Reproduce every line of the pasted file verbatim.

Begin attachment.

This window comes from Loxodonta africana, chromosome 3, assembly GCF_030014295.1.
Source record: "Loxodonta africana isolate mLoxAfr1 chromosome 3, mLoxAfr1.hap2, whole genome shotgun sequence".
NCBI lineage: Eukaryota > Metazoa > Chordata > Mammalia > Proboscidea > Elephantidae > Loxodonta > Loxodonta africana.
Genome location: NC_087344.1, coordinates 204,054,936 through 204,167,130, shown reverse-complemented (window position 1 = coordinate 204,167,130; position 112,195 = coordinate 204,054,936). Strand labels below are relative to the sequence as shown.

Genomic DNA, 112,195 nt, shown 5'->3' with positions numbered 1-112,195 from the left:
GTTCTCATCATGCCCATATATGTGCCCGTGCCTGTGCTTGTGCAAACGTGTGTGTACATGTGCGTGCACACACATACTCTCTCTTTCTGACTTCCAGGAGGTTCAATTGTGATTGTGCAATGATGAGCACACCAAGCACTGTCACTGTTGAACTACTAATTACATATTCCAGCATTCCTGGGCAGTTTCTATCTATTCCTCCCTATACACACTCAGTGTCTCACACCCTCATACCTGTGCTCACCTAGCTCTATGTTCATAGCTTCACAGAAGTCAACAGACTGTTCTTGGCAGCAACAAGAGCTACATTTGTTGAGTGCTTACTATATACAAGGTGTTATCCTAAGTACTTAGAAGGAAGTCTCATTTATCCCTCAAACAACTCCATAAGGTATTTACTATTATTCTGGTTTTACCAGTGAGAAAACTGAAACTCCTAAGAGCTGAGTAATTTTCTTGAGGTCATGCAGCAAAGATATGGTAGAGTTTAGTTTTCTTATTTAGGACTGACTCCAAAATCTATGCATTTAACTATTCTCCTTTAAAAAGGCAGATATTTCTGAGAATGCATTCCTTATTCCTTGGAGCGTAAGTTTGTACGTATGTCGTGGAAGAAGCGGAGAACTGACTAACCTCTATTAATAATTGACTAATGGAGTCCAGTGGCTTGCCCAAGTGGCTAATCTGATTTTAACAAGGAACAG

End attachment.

This window comes from Loxodonta africana, chromosome 3, assembly GCF_030014295.1.
Source record: "Loxodonta africana isolate mLoxAfr1 chromosome 3, mLoxAfr1.hap2, whole genome shotgun sequence".
NCBI lineage: Eukaryota > Metazoa > Chordata > Mammalia > Proboscidea > Elephantidae > Loxodonta > Loxodonta africana.
Genome location: NC_087344.1, coordinates 204,054,936 through 204,167,130, shown reverse-complemented (window position 1 = coordinate 204,167,130; position 112,195 = coordinate 204,054,936). Strand labels below are relative to the sequence as shown.

Genomic DNA, 112,195 nt, shown 5'->3' with positions numbered 1-112,195 from the left:
GTTCTCATCATGCCCATATATGTGCCCGTGCCTGTGCTTGTGCAAACGTGTGTGTACATGTGCGTGCACACACATACTCTCTCTTTCTGACTTCCAGGAGGTTCAATTGTGATTGTGCAATGATGAGCACACCAAGCACTGTCACTGTTGAACTACTAATTACATATTCCAGCATTCCTGGGCAGTTTCTATCTATTCCTCCCTATACACACTCAGTGTCTCACACCCTCATACCTGTGCTCACCTAGCTCTATGTTCATAGCTTCACAGAAGTCAACAGACTGTTCTTGGCAGCAACAAGAGCTACATTTGTTGAGTGCTTACTATATACAAGGTGTTATCCTAAGTACTTAGAAGGAAGTCTCATTTATCCCTCAAACAACTCCATAAGGTATTTACTATTATTCTGGTTTTACCAGTGAGAAAACTGAAACTCCTAAGAGCTGAGTAATTTTCTTGAGGTCATGCAGCAAAGATATGGTAGAGTTTAGTTTTCTTATTTAGGACTGACTCCAAAATCTATGCATTTAACTATTCTCCTTTAAAAAGGCAGATATTTCTGAGAATGCATTCCTTATTCCTTGGAGCGTAAGTTTGTACGTATGTCGTGGAAGAAGCGGAGAACTGACTAACCTCTATTAATAATTGACTAATGGAGTCCAGTGGCTTGCCCAAGTGGCTAATCTGATTTTAACAAGGAACAG